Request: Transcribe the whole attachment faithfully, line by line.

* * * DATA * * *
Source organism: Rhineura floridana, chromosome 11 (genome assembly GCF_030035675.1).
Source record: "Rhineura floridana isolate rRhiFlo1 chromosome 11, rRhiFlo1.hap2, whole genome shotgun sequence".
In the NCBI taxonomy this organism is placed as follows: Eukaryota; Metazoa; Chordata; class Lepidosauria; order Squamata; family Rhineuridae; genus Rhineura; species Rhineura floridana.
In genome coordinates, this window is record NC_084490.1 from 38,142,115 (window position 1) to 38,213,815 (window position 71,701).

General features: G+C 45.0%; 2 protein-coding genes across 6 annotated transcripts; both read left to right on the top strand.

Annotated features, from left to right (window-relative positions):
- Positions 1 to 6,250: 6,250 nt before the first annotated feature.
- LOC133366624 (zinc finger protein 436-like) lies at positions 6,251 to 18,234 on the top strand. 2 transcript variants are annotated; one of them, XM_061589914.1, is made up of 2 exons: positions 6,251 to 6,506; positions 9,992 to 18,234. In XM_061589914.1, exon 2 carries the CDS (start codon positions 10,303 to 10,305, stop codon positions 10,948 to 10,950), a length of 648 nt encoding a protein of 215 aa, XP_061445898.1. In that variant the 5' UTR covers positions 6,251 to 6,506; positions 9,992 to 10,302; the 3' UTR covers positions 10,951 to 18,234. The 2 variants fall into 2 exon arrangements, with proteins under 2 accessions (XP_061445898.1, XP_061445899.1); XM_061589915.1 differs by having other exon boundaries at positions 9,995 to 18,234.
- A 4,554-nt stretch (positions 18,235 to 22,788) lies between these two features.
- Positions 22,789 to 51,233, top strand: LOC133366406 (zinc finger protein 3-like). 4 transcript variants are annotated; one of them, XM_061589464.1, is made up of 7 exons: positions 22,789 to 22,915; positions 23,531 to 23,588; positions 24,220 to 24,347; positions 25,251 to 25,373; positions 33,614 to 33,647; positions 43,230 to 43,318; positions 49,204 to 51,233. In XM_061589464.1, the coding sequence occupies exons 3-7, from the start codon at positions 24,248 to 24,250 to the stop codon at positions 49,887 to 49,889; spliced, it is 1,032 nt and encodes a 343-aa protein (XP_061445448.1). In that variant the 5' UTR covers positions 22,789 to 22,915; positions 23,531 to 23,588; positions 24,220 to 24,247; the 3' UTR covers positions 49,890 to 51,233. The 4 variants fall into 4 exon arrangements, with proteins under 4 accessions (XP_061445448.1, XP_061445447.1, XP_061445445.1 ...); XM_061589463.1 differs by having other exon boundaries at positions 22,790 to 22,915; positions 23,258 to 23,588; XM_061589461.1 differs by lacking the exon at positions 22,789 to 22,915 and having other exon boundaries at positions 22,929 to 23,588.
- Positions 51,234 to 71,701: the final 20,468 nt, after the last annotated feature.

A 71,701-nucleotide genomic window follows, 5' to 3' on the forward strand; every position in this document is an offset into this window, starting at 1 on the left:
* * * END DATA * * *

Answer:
Source organism: Rhineura floridana, chromosome 11 (genome assembly GCF_030035675.1).
Source record: "Rhineura floridana isolate rRhiFlo1 chromosome 11, rRhiFlo1.hap2, whole genome shotgun sequence".
In the NCBI taxonomy this organism is placed as follows: Eukaryota; Metazoa; Chordata; class Lepidosauria; order Squamata; family Rhineuridae; genus Rhineura; species Rhineura floridana.
In genome coordinates, this window is record NC_084490.1 from 38,142,115 (window position 1) to 38,213,815 (window position 71,701).

General features: G+C 45.0%; 2 protein-coding genes across 6 annotated transcripts; both read left to right on the top strand.

Annotated features, from left to right (window-relative positions):
- Positions 1 to 6,250: 6,250 nt before the first annotated feature.
- LOC133366624 (zinc finger protein 436-like) lies at positions 6,251 to 18,234 on the top strand. 2 transcript variants are annotated; one of them, XM_061589914.1, is made up of 2 exons: positions 6,251 to 6,506; positions 9,992 to 18,234. In XM_061589914.1, exon 2 carries the CDS (start codon positions 10,303 to 10,305, stop codon positions 10,948 to 10,950), a length of 648 nt encoding a protein of 215 aa, XP_061445898.1. In that variant the 5' UTR covers positions 6,251 to 6,506; positions 9,992 to 10,302; the 3' UTR covers positions 10,951 to 18,234. The 2 variants fall into 2 exon arrangements, with proteins under 2 accessions (XP_061445898.1, XP_061445899.1); XM_061589915.1 differs by having other exon boundaries at positions 9,995 to 18,234.
- A 4,554-nt stretch (positions 18,235 to 22,788) lies between these two features.
- Positions 22,789 to 51,233, top strand: LOC133366406 (zinc finger protein 3-like). 4 transcript variants are annotated; one of them, XM_061589464.1, is made up of 7 exons: positions 22,789 to 22,915; positions 23,531 to 23,588; positions 24,220 to 24,347; positions 25,251 to 25,373; positions 33,614 to 33,647; positions 43,230 to 43,318; positions 49,204 to 51,233. In XM_061589464.1, the coding sequence occupies exons 3-7, from the start codon at positions 24,248 to 24,250 to the stop codon at positions 49,887 to 49,889; spliced, it is 1,032 nt and encodes a 343-aa protein (XP_061445448.1). In that variant the 5' UTR covers positions 22,789 to 22,915; positions 23,531 to 23,588; positions 24,220 to 24,247; the 3' UTR covers positions 49,890 to 51,233. The 4 variants fall into 4 exon arrangements, with proteins under 4 accessions (XP_061445448.1, XP_061445447.1, XP_061445445.1 ...); XM_061589463.1 differs by having other exon boundaries at positions 22,790 to 22,915; positions 23,258 to 23,588; XM_061589461.1 differs by lacking the exon at positions 22,789 to 22,915 and having other exon boundaries at positions 22,929 to 23,588.
- Positions 51,234 to 71,701: the final 20,468 nt, after the last annotated feature.

A 71,701-nucleotide genomic window follows, 5' to 3' on the forward strand; every position in this document is an offset into this window, starting at 1 on the left: